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10/18/2018
10:30 AM
Tim Callan
Tim Callan
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Getting Up to Speed with "Always-On SSL"

Websites can avoid the negative consequences of a "not secure" label from Google Chrome 68 by following four AOSSL best practices.

On July 24, Google followed through on its announced plans to mark web pages that did not use HTTPS as "not secure" in Chrome. The Google Chrome 68 "not secure" warning occurs even on pages that don't share or collect any kind of confidential information. The sites labeled "not secure" by the world's most popular browser include those of large brands such as ESPN, Fox News, the NBA, and The Los Angeles Times. The consequences of a "not secure" label can be considerable. Negative trust indicators like this one can stifle use of websites by creating anxiety about their safety. This harmful effect can occur even if it is not a site where transactions take place.

In addition to loss of confidence and decreased transactions, the "not secure" warning can also damage a company's brand. A recent study by research firm DevOps reveals that 97% of active Internet users want to do business with companies that protect their confidential information, and 91% want to do business with companies that invest in best-of-breed security solutions. The presence of an Extended Validation (EV) certificate — or the recognizable "green bar," as it is known — improves consumer perception of a company's stability, level of customer service, and ability to meet its commitments, presumably because they see a clear signal that this company is investing in best-of-breed security solutions to protect its customers. The "not secure" warning has the opposite effect, strongly suggesting that this company is not investing in the best available website security or doing all it can do to protect users. When trust goes away, so does revenue.

Furthermore, distrusted certificates will no longer enable encryption, leaving any shared, sensitive data such as personally identifiable information, credit cards, logins, and personal health information (PHI) exposed to spying and theft.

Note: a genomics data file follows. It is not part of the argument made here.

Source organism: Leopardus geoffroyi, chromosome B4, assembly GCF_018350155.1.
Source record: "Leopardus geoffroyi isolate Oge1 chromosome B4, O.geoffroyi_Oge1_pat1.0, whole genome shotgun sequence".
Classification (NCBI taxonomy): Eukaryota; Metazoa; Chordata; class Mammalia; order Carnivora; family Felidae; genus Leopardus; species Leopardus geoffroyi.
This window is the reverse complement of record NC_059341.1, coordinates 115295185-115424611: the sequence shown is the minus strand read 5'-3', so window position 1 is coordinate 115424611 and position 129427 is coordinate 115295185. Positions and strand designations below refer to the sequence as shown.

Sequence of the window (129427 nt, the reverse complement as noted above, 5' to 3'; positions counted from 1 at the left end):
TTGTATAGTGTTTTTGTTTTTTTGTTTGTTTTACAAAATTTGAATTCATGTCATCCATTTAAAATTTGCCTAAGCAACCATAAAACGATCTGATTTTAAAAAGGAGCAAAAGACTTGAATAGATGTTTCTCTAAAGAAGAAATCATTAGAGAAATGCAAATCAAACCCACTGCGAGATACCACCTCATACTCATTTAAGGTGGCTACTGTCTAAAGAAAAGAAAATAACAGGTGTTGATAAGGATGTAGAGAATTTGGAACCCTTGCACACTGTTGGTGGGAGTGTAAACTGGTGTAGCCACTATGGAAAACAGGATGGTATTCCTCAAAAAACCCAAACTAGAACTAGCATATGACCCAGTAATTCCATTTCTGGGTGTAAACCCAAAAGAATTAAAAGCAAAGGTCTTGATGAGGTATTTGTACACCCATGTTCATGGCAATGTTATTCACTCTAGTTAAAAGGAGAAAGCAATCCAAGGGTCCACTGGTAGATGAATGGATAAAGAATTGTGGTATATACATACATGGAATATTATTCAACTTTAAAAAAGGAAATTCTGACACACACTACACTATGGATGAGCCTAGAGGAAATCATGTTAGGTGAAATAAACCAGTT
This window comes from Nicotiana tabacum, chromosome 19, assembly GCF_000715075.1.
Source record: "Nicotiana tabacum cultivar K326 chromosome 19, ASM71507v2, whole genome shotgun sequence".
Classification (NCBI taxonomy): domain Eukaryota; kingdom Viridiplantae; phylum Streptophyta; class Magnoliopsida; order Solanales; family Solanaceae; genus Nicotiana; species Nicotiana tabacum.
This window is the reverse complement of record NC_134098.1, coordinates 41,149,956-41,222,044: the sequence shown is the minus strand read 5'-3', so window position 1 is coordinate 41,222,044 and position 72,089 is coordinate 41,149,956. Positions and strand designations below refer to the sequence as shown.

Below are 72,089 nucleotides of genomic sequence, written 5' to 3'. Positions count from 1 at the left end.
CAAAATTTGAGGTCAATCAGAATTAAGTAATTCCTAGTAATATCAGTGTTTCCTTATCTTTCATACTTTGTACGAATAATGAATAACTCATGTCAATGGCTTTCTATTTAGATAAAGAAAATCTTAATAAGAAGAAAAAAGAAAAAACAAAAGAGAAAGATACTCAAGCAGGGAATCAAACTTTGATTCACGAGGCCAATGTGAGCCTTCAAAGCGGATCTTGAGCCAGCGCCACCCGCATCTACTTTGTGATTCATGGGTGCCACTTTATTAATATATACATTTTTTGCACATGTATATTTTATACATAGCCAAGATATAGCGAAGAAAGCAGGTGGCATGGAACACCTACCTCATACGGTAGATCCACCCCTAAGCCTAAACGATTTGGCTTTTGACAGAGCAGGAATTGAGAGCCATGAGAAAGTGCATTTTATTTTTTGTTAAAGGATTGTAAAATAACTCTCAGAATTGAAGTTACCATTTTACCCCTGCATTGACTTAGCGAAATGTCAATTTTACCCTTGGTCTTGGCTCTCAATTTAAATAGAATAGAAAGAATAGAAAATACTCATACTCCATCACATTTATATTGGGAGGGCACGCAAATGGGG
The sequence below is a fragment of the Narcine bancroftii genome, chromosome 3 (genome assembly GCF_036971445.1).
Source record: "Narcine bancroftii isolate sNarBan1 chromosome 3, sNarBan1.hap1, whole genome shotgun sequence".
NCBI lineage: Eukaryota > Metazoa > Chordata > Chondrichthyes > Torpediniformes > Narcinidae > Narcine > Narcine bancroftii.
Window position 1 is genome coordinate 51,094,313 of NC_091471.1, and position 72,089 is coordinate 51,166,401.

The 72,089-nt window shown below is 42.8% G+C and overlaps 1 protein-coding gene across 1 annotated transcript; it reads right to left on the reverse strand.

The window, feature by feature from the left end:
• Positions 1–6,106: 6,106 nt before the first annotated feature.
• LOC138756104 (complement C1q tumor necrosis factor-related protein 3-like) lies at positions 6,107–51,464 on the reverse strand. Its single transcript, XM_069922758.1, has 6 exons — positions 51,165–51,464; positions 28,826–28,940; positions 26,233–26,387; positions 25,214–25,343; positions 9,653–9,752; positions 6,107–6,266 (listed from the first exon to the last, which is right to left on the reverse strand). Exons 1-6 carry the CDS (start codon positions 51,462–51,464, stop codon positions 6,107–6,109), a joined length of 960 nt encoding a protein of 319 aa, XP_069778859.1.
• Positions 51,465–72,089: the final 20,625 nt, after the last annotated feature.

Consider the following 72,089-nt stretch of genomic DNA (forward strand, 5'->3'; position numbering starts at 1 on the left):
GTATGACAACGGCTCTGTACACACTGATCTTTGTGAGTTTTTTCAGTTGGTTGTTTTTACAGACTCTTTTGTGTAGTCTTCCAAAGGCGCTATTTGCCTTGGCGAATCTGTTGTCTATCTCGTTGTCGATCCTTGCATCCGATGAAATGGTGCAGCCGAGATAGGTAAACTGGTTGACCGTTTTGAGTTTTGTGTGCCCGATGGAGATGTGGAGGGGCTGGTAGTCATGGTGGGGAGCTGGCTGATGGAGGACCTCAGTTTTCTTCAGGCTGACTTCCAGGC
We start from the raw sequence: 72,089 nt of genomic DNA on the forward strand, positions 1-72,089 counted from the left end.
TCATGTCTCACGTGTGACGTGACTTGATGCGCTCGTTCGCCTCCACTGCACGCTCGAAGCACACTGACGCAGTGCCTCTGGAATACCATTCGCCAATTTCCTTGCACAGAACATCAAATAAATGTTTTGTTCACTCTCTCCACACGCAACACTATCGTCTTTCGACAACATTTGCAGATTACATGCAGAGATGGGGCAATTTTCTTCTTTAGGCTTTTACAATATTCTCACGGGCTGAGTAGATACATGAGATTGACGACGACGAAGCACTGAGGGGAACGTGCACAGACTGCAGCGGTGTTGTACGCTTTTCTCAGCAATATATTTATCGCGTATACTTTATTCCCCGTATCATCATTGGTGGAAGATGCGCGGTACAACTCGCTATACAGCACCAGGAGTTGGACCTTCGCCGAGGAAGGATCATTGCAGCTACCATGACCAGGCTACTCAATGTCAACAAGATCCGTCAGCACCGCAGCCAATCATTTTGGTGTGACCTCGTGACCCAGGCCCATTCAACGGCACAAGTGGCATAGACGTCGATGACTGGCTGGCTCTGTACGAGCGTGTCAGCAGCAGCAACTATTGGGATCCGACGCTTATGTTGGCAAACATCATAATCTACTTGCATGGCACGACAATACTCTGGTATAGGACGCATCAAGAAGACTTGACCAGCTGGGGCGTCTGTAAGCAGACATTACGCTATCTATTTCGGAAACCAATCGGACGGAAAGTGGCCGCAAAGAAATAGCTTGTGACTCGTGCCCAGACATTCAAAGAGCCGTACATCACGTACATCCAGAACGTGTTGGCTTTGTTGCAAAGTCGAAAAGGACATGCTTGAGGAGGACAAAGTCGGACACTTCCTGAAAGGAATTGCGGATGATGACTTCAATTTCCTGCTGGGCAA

The solution to Chrome's "not secure" warning is to implement Always-on SSL (AOSSL). AOSSL is the practice of securing all pages on a site with SSL regardless of whether or not they include forms, logins, the ability to make purchases, or the sharing of confidential information. Companies have been perfecting the AOSSL process for the past decade, and today AOSSL can be effective, reliable, easy to implement and maintain, and cost-efficient.

When implementing AOSSL for online properties, these best practices allow for optimal results:

  • Be sure to include EV SSL certificates on your public-facing pages for the highest visitor confidence and maximum transaction rates. In particular, use EV SSL on all pages on which you ask a visitor to purchase, open or login to an account, fill out and submit forms, or share sensitive information.
  • Include a trust seal on your public-facing pages for extra assurance.
  • Apply Domain Validation (DV) certificates on non-public-facing pages for greater cost efficiency without reduction in trust.
  • Use two-year certificates to minimize management overhead and the risk of outage.

Web security has always served two customers. It provides protection not only for the businesses that operate sites but also for the customers, partners, and employees who use them. This second group is critical to the success of any business site, and the level of trust they can maintain goes a long way in determining the success of these sites. All businesses from big to small should make sure they're adopting AOSSL to inspire the greatest confidence possible and keep those revenue numbers going in the right direction.

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Tim Callan has more than 20 years' experience as a strategic marketing and product leader for successful B2B software and SaaS companies. Tim's recent experience includes CMO at SLI Systems (NZX: SLI), VP of Marketing at Verisign (VRSN), CMO at Melbourne IT Digital Brand ... View Full Bio
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tychotithonus
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tychotithonus,
User Rank: Strategist
10/18/2018 | 2:54:45 PM
a counterpoint about EV certs
Great article overall - just one nuance that I'd differ with.

Extended Validation (EV) certificates are probably not needed in most cases. Large-scale UX analysis by the Google team and by researchers have repeatedly demonstrated that users do not notice or care about the additional browser feedback.

https://scotthelme.co.uk/are-ev-certificates-worth-the-paper-theyre-written-on/

https://www.troyhunt.com/extended-validation-certificates-are-dead/
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